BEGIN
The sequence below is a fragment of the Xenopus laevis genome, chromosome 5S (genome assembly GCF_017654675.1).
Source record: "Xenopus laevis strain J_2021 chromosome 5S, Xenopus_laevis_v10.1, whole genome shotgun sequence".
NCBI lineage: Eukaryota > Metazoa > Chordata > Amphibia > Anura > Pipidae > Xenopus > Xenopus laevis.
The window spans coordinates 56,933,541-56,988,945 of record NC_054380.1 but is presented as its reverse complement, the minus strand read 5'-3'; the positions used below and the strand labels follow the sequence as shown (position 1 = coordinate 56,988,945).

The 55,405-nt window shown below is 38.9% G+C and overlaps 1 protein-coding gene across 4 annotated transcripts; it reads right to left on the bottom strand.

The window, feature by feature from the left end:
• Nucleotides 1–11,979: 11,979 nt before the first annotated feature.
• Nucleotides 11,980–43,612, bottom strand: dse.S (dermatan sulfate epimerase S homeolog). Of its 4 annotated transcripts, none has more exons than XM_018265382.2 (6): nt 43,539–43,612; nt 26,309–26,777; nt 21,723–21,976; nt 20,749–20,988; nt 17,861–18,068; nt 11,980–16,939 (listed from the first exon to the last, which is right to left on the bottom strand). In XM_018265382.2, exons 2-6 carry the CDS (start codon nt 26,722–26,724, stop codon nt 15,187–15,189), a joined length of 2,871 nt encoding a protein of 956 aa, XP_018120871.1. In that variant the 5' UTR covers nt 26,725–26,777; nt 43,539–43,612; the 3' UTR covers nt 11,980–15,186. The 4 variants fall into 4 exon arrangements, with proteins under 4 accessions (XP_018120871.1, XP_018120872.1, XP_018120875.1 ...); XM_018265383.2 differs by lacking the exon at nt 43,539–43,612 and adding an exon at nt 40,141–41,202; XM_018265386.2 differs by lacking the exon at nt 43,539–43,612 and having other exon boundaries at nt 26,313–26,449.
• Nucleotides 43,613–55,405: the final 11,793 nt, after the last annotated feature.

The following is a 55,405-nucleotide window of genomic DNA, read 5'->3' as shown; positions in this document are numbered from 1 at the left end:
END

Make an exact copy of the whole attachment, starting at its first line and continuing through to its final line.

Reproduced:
The sequence below is a fragment of the Xenopus laevis genome, chromosome 5S (genome assembly GCF_017654675.1).
Source record: "Xenopus laevis strain J_2021 chromosome 5S, Xenopus_laevis_v10.1, whole genome shotgun sequence".
NCBI lineage: Eukaryota > Metazoa > Chordata > Amphibia > Anura > Pipidae > Xenopus > Xenopus laevis.
The window spans coordinates 56,933,541-56,988,945 of record NC_054380.1 but is presented as its reverse complement, the minus strand read 5'-3'; the positions used below and the strand labels follow the sequence as shown (position 1 = coordinate 56,988,945).

The 55,405-nt window shown below is 38.9% G+C and overlaps 1 protein-coding gene across 4 annotated transcripts; it reads right to left on the bottom strand.

The window, feature by feature from the left end:
• Nucleotides 1–11,979: 11,979 nt before the first annotated feature.
• Nucleotides 11,980–43,612, bottom strand: dse.S (dermatan sulfate epimerase S homeolog). Of its 4 annotated transcripts, none has more exons than XM_018265382.2 (6): nt 43,539–43,612; nt 26,309–26,777; nt 21,723–21,976; nt 20,749–20,988; nt 17,861–18,068; nt 11,980–16,939 (listed from the first exon to the last, which is right to left on the bottom strand). In XM_018265382.2, exons 2-6 carry the CDS (start codon nt 26,722–26,724, stop codon nt 15,187–15,189), a joined length of 2,871 nt encoding a protein of 956 aa, XP_018120871.1. In that variant the 5' UTR covers nt 26,725–26,777; nt 43,539–43,612; the 3' UTR covers nt 11,980–15,186. The 4 variants fall into 4 exon arrangements, with proteins under 4 accessions (XP_018120871.1, XP_018120872.1, XP_018120875.1 ...); XM_018265383.2 differs by lacking the exon at nt 43,539–43,612 and adding an exon at nt 40,141–41,202; XM_018265386.2 differs by lacking the exon at nt 43,539–43,612 and having other exon boundaries at nt 26,313–26,449.
• Nucleotides 43,613–55,405: the final 11,793 nt, after the last annotated feature.

The following is a 55,405-nucleotide window of genomic DNA, read 5'->3' as shown; positions in this document are numbered from 1 at the left end: